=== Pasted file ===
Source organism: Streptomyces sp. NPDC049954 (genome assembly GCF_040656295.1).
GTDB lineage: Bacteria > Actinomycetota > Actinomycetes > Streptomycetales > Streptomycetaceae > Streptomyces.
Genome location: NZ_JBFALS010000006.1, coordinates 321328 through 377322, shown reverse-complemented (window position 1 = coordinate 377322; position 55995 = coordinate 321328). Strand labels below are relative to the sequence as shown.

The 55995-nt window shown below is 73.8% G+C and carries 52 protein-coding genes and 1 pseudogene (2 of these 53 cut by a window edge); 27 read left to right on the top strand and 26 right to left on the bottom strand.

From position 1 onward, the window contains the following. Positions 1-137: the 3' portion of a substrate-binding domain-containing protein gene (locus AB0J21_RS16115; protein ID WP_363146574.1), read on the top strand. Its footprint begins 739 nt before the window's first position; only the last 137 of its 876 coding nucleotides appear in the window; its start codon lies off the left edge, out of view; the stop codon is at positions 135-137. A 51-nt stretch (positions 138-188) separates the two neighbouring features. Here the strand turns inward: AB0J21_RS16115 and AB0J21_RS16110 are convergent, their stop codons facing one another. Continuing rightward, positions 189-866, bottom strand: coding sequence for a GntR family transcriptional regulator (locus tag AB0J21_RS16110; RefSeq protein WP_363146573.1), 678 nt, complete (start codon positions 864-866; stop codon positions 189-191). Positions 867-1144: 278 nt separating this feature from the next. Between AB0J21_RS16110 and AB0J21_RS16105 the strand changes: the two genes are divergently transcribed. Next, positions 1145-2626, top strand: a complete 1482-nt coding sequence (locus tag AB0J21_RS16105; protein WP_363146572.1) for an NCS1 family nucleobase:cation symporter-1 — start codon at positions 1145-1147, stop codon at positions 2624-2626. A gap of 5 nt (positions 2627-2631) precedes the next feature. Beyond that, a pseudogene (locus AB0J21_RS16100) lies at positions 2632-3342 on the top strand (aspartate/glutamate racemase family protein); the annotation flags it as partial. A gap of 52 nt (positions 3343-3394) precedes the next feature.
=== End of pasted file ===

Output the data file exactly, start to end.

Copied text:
Source organism: Streptomyces sp. NPDC049954 (genome assembly GCF_040656295.1).
GTDB lineage: Bacteria > Actinomycetota > Actinomycetes > Streptomycetales > Streptomycetaceae > Streptomyces.
Genome location: NZ_JBFALS010000006.1, coordinates 321328 through 377322, shown reverse-complemented (window position 1 = coordinate 377322; position 55995 = coordinate 321328). Strand labels below are relative to the sequence as shown.

The 55995-nt window shown below is 73.8% G+C and carries 52 protein-coding genes and 1 pseudogene (2 of these 53 cut by a window edge); 27 read left to right on the top strand and 26 right to left on the bottom strand.

From position 1 onward, the window contains the following. Positions 1-137: the 3' portion of a substrate-binding domain-containing protein gene (locus AB0J21_RS16115; protein ID WP_363146574.1), read on the top strand. Its footprint begins 739 nt before the window's first position; only the last 137 of its 876 coding nucleotides appear in the window; its start codon lies off the left edge, out of view; the stop codon is at positions 135-137. A 51-nt stretch (positions 138-188) separates the two neighbouring features. Here the strand turns inward: AB0J21_RS16115 and AB0J21_RS16110 are convergent, their stop codons facing one another. Continuing rightward, positions 189-866, bottom strand: coding sequence for a GntR family transcriptional regulator (locus tag AB0J21_RS16110; RefSeq protein WP_363146573.1), 678 nt, complete (start codon positions 864-866; stop codon positions 189-191). Positions 867-1144: 278 nt separating this feature from the next. Between AB0J21_RS16110 and AB0J21_RS16105 the strand changes: the two genes are divergently transcribed. Next, positions 1145-2626, top strand: a complete 1482-nt coding sequence (locus tag AB0J21_RS16105; protein WP_363146572.1) for an NCS1 family nucleobase:cation symporter-1 — start codon at positions 1145-1147, stop codon at positions 2624-2626. A gap of 5 nt (positions 2627-2631) precedes the next feature. Beyond that, a pseudogene (locus AB0J21_RS16100) lies at positions 2632-3342 on the top strand (aspartate/glutamate racemase family protein); the annotation flags it as partial. A gap of 52 nt (positions 3343-3394) precedes the next feature.